Waterfalls, beaches, delicious food and the most beautiful temples, after visiting Bali we knew why this island had quickly became one of Southeast Asia’s most popular travel destinations. From North to South, West to East, you don’t have to go far in Bali to find a peace of paradise, may it be a quiet beach or an oasis of calm at one of Bali’s most beautiful temples. We have only made a dent in the temples we have seen in Bali, I mean there are in matter of fact over 20000 temples in Bali, but every single temple we visited reminded us why we fell in love with Bali in the first place. From small temples, temples with volcano views, and temples built on top of natural springs, every temple in Bali is unique and different, and deserves a spot on your Bali itinerary. Wondering which temples should be on the top of your bucket list? Scroll down to read about our favourite, and in our opinion, the 7 most beautiful temples in Bali!
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Bali’s Most Beautiful Temples
Pura Lempuyang, located in East Bali, is one of the most beautiful temples in Bali and undoubtedly one of the most famous temples on this list. The main reason this temple is so famous is because of the beautiful Heaven’s Gates as pictured below. While the temple consists of much more then just these gates, it is this specific section that draws tens if not hundreds of tourists from all over the world (including us) all trying to take a photo with the view of Mount Agung lining up between the gate. If you have some time left in your itinerary then you might be interested in exploring different sections of the temple as well, just know that it involves a lot of steps!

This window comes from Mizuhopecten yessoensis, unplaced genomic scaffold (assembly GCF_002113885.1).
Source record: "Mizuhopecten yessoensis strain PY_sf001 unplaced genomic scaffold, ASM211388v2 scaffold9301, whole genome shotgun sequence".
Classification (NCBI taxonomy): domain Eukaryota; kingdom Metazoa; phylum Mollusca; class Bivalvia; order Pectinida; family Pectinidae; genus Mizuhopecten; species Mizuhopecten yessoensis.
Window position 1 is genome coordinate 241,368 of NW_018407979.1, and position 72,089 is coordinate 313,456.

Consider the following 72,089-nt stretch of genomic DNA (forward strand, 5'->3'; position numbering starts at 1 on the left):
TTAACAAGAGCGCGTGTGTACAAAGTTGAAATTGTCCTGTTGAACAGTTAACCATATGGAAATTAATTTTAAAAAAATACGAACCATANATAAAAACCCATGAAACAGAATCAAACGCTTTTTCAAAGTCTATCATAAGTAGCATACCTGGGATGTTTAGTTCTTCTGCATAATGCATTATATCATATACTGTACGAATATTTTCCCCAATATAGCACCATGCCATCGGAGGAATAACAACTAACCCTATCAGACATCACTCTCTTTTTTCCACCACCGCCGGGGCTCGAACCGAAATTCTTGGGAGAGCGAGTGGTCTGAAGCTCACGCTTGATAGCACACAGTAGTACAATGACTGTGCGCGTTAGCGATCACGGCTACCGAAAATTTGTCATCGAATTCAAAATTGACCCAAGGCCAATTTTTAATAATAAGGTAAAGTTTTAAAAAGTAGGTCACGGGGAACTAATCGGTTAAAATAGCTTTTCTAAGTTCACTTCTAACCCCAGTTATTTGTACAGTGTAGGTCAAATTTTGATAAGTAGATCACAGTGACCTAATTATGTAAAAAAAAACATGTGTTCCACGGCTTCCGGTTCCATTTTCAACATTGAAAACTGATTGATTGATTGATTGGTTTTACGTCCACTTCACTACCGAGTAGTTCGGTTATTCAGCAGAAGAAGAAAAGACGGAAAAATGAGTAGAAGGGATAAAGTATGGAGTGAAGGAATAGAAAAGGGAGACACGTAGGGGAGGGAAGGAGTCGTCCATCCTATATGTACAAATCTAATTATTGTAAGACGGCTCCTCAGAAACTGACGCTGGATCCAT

Info on visiting Pura Lempuyang
- Entry fee – The entry fee to Pura Lempuyang was donation based when we visited in October 2018. We donated IDR 15,000 each, plus paid a fee of IDR 10,000 each to rent a sarong.
- Location – Pura Lempuyang is located in East Bali, for the exact location check the map.
- Don’t forget – Visiting the Heaven’s Gates at Pura Lempuyang has quickly become one of the most popular activities on the island, so no matter how early you visit expect there to be a line of people who want to take a photo here as well. And while this is one of the most beautiful spots in Bali to take a photo, don’t forget you are visiting, so dress modestly and act respectfully.
- Photo tips – Prepare your pose in advance, with a line of people waiting to take a shot you don’t want to take too long. Don’t forget that kissing and yoga poses are not allowed at the temple.
Pura Ulun Danu Bratan